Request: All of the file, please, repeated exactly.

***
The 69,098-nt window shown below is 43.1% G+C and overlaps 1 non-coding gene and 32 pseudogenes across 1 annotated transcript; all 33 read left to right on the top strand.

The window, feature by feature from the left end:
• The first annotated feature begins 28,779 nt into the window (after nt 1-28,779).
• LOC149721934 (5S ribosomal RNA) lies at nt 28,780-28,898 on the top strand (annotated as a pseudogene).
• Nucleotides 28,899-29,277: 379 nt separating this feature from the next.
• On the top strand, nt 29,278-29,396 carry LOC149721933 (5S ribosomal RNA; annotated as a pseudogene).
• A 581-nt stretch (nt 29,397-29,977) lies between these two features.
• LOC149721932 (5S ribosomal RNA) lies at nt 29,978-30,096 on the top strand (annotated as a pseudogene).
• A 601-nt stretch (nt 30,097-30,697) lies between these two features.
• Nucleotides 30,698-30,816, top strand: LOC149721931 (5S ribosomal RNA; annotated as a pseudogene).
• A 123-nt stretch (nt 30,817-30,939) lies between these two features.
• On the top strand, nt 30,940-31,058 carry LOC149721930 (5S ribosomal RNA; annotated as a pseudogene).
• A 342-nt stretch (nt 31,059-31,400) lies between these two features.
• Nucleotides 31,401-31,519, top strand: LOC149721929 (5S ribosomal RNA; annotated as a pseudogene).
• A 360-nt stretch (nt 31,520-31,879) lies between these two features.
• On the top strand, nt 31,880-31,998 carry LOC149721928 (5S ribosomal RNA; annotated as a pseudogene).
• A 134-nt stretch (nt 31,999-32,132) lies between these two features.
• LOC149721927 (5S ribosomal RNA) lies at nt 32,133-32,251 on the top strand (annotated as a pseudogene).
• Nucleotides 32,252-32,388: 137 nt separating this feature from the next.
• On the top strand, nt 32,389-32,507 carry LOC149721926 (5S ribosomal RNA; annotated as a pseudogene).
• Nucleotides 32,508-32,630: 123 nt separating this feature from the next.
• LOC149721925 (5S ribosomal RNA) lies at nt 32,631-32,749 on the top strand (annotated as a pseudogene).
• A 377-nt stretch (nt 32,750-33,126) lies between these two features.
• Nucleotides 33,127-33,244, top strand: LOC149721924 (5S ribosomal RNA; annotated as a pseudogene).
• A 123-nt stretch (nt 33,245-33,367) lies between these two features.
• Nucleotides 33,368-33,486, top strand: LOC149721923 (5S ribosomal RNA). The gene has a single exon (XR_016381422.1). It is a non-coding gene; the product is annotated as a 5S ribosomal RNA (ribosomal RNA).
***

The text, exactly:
The 69,098-nt window shown below is 43.1% G+C and overlaps 1 non-coding gene and 32 pseudogenes across 1 annotated transcript; all 33 read left to right on the top strand.

The window, feature by feature from the left end:
• The first annotated feature begins 28,779 nt into the window (after nt 1-28,779).
• LOC149721934 (5S ribosomal RNA) lies at nt 28,780-28,898 on the top strand (annotated as a pseudogene).
• Nucleotides 28,899-29,277: 379 nt separating this feature from the next.
• On the top strand, nt 29,278-29,396 carry LOC149721933 (5S ribosomal RNA; annotated as a pseudogene).
• A 581-nt stretch (nt 29,397-29,977) lies between these two features.
• LOC149721932 (5S ribosomal RNA) lies at nt 29,978-30,096 on the top strand (annotated as a pseudogene).
• A 601-nt stretch (nt 30,097-30,697) lies between these two features.
• Nucleotides 30,698-30,816, top strand: LOC149721931 (5S ribosomal RNA; annotated as a pseudogene).
• A 123-nt stretch (nt 30,817-30,939) lies between these two features.
• On the top strand, nt 30,940-31,058 carry LOC149721930 (5S ribosomal RNA; annotated as a pseudogene).
• A 342-nt stretch (nt 31,059-31,400) lies between these two features.
• Nucleotides 31,401-31,519, top strand: LOC149721929 (5S ribosomal RNA; annotated as a pseudogene).
• A 360-nt stretch (nt 31,520-31,879) lies between these two features.
• On the top strand, nt 31,880-31,998 carry LOC149721928 (5S ribosomal RNA; annotated as a pseudogene).
• A 134-nt stretch (nt 31,999-32,132) lies between these two features.
• LOC149721927 (5S ribosomal RNA) lies at nt 32,133-32,251 on the top strand (annotated as a pseudogene).
• Nucleotides 32,252-32,388: 137 nt separating this feature from the next.
• On the top strand, nt 32,389-32,507 carry LOC149721926 (5S ribosomal RNA; annotated as a pseudogene).
• Nucleotides 32,508-32,630: 123 nt separating this feature from the next.
• LOC149721925 (5S ribosomal RNA) lies at nt 32,631-32,749 on the top strand (annotated as a pseudogene).
• A 377-nt stretch (nt 32,750-33,126) lies between these two features.
• Nucleotides 33,127-33,244, top strand: LOC149721924 (5S ribosomal RNA; annotated as a pseudogene).
• A 123-nt stretch (nt 33,245-33,367) lies between these two features.
• Nucleotides 33,368-33,486, top strand: LOC149721923 (5S ribosomal RNA). The gene has a single exon (XR_016381422.1). It is a non-coding gene; the product is annotated as a 5S ribosomal RNA (ribosomal RNA).